In the last six month, Boston has certainly had its share of hackathons. Most would agree that it’s an unusually exciting experience, often liberating, because it brings so many diverse people related to medicine into conversation together. Catherine Rose, a Senior Product Manager for Healthcare Applications at Philips and keynote speaker, tells us, “I’m looking forward to the Hackathon because I feel it’s a great opportunity for caregivers and patients like me to involve themselves in improving the future of Medicine. Having a daughter with many medical issues is never easy, but I know we can create the tools to make collaboration with our doctors and therapists better.”
Last Friday, there was an initial boot camp to get the competitors ready. Alisa Niksch, MD, Director of Pediatric Electrophysiology and Assistant Professor of Pediatrics at Tufts Medical Center, who is also mentor for the hackathon, says “I can already tell the atmosphere at the hackathon will be pretty electric. Dan Karlin, MD, Assistant Professor of Psychiatry and Associate Residency Program Director at Tufts, also a mentor, says, “I had the pleasure of speaking last Friday at the pre-event orientation where I found the participants to be clever, creative, and motivated; I’m excited to engage with them and their work this weekend.”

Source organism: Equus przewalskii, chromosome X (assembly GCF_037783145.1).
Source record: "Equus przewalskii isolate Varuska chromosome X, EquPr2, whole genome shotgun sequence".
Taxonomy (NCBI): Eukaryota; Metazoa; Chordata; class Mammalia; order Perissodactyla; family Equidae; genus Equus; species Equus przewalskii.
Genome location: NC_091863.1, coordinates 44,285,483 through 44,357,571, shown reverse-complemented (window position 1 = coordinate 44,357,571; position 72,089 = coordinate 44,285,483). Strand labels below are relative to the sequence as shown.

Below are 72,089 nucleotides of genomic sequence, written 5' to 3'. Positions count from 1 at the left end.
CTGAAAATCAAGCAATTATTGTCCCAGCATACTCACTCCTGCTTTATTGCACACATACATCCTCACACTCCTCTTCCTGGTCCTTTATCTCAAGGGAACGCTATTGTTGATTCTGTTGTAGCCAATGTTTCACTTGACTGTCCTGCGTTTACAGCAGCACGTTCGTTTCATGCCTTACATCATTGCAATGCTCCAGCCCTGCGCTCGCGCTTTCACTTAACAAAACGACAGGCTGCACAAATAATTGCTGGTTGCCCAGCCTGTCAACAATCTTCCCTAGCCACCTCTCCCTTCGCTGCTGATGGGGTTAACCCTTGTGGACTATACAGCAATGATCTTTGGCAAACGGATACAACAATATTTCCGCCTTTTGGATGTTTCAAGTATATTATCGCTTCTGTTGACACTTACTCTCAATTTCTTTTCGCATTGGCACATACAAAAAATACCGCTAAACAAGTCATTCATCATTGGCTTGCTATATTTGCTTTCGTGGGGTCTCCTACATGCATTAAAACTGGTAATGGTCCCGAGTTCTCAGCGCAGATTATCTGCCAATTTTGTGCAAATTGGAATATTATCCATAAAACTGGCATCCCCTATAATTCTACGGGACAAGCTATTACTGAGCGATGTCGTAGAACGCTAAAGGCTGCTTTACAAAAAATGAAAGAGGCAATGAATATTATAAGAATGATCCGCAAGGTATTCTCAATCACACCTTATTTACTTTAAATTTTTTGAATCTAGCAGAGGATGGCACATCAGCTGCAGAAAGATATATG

James Ryan, Managing Partner at Farpoint Ventures is particularly looking forward to the hackathon, and not only because he’s a judge. “I find hackathons to be a great source of deal flow for Farpoint. With so much venture money going into the MedTech sector these days, it’s important for us to stay ahead of the game and work with teams early in order to participate in funding the best companies,” said Mr. Ryan.
With all of this, there is no doubt that brilliant teams will form at this weekend’s hackathon, which is set to start at 5:30pm this Friday at the Tufts University School of Medicine Sackler Building. For those developers and software writers, if you want to get a leg up, MIT H@cking Medicine is throwing a Boot Camp Workshop for Developers from 1-5pm on Friday at the MIT Sloan (E62-233).
My passion is healthcare optimization, whether that is with innovation, making scientific discoveries, or improving delivery. I love bringing people and ideas together and making projects work. With this, medicine exists to improve lives, and I will strive to always help patients and those around me.